Bill to reform General Mining Law of 1872 introduced

September 20, 2017

It’s not the first time, and likely won’t be the last time that legislation to reform the General Mining Law of 1872 is introduced, but it is the most recent. In September, Sen. Michael Bennet (D-CO), along with Sens. Tom Udall (D-NM), Martin Heinrich, (D-NM), Ron Wyden, (D-OR) and Edward Markey (D-MA) introduced the Hardrock Mining and Reclamation Act of 2017 to update the nation’s antiquated hard-rock mining laws.

Like many attempts before it, the bill would reform the General Mining Law of 1872 and would help pay for abandoned mine cleanup and prevent future disasters, the Durango Herald reported.

Bennet referenced the 2015 Gold King Mine spill that sent an estimated 3 million gallons of heavy-metals laced mine wastewater into the Animas and San Juan rivers in a news release.

“The Gold King spill continues to be a reminder of the threat that abandoned mines pose,” he said in the release. “Hard-rock mining is a part of our heritage in Colorado, but it is long past time to reform our antiquated mining laws. This bill would provide the resources necessary to help clean up the thousands of abandoned mines in Colorado, improve water quality and prevent a future disaster for downstream communities.”

If passed, the legislation would make seven primary changes to the General Mining Law of 1872:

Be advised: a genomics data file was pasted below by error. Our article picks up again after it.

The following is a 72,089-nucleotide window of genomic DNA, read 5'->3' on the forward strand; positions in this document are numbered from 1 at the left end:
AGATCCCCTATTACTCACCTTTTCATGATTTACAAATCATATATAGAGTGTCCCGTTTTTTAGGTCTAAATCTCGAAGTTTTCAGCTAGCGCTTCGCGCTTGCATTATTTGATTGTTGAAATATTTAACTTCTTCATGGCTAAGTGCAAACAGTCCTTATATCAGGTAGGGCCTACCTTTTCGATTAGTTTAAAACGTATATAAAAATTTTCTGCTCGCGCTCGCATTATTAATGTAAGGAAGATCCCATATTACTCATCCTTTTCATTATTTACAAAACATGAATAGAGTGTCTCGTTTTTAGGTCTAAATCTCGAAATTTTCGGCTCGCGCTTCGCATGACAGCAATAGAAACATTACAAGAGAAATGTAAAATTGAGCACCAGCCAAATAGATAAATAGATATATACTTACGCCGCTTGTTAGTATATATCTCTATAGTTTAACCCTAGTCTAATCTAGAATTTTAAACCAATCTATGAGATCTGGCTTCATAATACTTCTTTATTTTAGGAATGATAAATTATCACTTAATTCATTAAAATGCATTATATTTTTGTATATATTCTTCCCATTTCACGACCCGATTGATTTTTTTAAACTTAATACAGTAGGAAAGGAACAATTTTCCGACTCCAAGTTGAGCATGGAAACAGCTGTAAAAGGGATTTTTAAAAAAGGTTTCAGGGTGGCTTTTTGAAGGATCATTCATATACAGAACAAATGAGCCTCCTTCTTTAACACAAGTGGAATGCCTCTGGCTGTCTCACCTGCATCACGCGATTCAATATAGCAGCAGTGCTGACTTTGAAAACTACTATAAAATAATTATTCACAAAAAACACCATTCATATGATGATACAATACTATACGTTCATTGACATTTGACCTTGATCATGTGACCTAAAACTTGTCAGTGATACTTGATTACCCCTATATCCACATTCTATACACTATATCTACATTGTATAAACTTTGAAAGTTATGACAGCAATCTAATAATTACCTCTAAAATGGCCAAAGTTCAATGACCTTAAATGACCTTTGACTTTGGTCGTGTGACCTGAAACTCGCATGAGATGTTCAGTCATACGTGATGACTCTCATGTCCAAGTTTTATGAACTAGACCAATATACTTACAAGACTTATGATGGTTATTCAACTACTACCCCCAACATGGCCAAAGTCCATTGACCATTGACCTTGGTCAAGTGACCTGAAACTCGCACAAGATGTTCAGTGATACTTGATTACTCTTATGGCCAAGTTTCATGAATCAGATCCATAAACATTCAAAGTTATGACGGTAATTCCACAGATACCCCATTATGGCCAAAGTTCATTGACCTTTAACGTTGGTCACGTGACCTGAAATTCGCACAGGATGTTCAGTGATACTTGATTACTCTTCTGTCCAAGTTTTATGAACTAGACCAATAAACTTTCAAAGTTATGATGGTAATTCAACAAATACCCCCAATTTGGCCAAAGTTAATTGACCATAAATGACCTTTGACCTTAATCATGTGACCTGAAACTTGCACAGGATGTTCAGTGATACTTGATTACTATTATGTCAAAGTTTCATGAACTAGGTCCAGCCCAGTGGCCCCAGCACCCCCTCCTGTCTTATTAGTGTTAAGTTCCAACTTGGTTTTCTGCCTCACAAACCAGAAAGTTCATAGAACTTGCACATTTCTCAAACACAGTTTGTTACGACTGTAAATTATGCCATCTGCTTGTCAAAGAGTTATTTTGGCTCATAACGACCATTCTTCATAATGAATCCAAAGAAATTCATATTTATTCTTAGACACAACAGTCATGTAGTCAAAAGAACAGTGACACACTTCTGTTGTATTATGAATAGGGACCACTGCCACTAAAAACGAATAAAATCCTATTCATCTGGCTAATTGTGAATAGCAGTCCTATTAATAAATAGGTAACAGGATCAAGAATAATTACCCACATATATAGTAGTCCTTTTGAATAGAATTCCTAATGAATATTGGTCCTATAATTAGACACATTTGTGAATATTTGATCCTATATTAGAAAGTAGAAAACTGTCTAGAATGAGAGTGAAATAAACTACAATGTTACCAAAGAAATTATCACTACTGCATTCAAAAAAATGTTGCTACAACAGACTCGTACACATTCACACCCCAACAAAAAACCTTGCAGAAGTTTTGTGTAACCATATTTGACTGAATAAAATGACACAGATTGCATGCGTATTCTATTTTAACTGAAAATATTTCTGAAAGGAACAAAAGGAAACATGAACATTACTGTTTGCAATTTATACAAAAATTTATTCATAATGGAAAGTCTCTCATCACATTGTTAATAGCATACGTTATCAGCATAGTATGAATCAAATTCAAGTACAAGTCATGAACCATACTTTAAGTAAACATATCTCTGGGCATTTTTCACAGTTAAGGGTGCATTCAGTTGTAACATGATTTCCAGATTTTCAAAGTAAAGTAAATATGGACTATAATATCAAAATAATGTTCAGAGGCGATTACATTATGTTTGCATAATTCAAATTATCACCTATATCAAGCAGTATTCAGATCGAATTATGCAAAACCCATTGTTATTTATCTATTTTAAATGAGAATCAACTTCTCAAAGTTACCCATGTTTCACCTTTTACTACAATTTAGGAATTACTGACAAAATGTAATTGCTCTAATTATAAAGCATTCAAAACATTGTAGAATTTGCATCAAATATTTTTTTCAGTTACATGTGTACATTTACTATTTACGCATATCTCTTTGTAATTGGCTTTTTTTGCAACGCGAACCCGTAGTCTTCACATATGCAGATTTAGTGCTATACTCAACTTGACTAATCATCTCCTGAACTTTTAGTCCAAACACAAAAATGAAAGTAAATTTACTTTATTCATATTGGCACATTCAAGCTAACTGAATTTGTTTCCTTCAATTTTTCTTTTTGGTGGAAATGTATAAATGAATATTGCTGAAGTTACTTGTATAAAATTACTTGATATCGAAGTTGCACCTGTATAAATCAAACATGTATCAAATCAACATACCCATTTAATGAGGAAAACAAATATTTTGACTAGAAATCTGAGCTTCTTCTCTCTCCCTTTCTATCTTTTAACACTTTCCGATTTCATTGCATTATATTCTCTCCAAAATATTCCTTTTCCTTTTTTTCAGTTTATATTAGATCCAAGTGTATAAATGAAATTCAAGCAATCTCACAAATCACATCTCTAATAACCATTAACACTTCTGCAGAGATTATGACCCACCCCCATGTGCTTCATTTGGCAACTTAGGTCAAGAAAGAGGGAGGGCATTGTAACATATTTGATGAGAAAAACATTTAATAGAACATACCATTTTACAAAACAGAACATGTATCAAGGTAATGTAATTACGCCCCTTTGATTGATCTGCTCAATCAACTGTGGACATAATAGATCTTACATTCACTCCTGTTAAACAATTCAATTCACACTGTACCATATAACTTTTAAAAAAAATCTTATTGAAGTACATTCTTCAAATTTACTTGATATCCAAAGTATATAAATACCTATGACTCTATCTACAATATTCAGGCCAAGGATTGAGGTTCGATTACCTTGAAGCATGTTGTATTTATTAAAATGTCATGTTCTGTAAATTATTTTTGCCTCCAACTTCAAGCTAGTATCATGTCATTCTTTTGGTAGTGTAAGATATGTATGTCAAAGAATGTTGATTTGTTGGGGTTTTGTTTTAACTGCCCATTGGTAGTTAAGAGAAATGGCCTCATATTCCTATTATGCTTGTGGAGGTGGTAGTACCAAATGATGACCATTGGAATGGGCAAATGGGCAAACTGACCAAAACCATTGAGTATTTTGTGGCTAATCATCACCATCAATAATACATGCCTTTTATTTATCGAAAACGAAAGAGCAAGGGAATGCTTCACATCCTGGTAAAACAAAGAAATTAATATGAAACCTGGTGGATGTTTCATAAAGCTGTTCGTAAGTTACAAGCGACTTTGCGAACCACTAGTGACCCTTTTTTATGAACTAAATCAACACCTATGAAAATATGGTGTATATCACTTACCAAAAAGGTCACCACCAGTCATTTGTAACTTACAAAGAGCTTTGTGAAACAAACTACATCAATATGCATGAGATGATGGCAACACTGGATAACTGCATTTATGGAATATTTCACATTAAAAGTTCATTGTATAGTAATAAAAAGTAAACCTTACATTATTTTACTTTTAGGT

• Require hard-rock mining companies to pay an annual rental payment for claimed public land, similar to other users.
  • Set a royalty rate for new operations of 2 to 5 percent based on the gross income of new production on federal land.Create a Hardrock Minerals Reclamation Fund for abandoned mine cleanup through an abandoned mine reclamation fee of 0.6 percent to 2 percent.
  • Give the secretary of the Interior the authority to grant royalty relief to mining operations based on economic factors.
  • Require an exploration permit and mining operations permit for noncasual mining operations on federal land
  • Permit states, political subdivisions and Indian tribes to petition the secretary of the Interior to have lands withdrawn from mining.
  • Require an expedited review of areas that may be inappropriate for mining.

Similar pieces of legislation were introduced in 2007 and 2009. The Hardrock Mining and Reclamation Act of 2007 passed the U.S. House by a vote of 244-116 but was not acted upon by the Senate. The Hardock Mining and Reclamation Act of 2009 would have established a royalty rate from 8 to 15 percent of the locateable mineral production from any new mines on federal mineral lands. It had the backing of the Obama administration, however, it was not acted upon before Congress adjourned and died at the end of the 111th U.S. Congress.


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